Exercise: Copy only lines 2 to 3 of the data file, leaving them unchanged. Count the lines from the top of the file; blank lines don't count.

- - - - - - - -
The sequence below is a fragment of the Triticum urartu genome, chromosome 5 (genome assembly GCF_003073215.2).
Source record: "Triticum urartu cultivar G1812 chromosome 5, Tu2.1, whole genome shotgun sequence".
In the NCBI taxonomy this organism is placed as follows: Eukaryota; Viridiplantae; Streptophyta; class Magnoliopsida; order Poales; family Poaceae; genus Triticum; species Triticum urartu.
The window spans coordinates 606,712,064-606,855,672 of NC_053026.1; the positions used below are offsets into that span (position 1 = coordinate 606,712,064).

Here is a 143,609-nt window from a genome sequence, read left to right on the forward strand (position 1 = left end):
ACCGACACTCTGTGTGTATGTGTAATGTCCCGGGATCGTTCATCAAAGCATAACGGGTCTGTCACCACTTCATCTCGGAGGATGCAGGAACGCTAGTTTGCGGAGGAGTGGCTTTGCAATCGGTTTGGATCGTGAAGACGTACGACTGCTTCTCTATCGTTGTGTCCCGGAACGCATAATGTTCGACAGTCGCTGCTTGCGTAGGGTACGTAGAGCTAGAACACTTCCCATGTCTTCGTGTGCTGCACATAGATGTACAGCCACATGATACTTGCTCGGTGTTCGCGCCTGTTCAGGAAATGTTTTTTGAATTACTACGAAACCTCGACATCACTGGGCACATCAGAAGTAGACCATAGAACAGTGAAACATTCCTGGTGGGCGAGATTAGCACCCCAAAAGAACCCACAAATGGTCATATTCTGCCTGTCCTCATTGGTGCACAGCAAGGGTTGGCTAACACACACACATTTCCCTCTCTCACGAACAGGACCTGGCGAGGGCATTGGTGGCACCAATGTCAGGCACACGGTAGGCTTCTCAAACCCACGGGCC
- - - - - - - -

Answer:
Source record: "Triticum urartu cultivar G1812 chromosome 5, Tu2.1, whole genome shotgun sequence".
In the NCBI taxonomy this organism is placed as follows: Eukaryota; Viridiplantae; Streptophyta; class Magnoliopsida; order Poales; family Poaceae; genus Triticum; species Triticum urartu.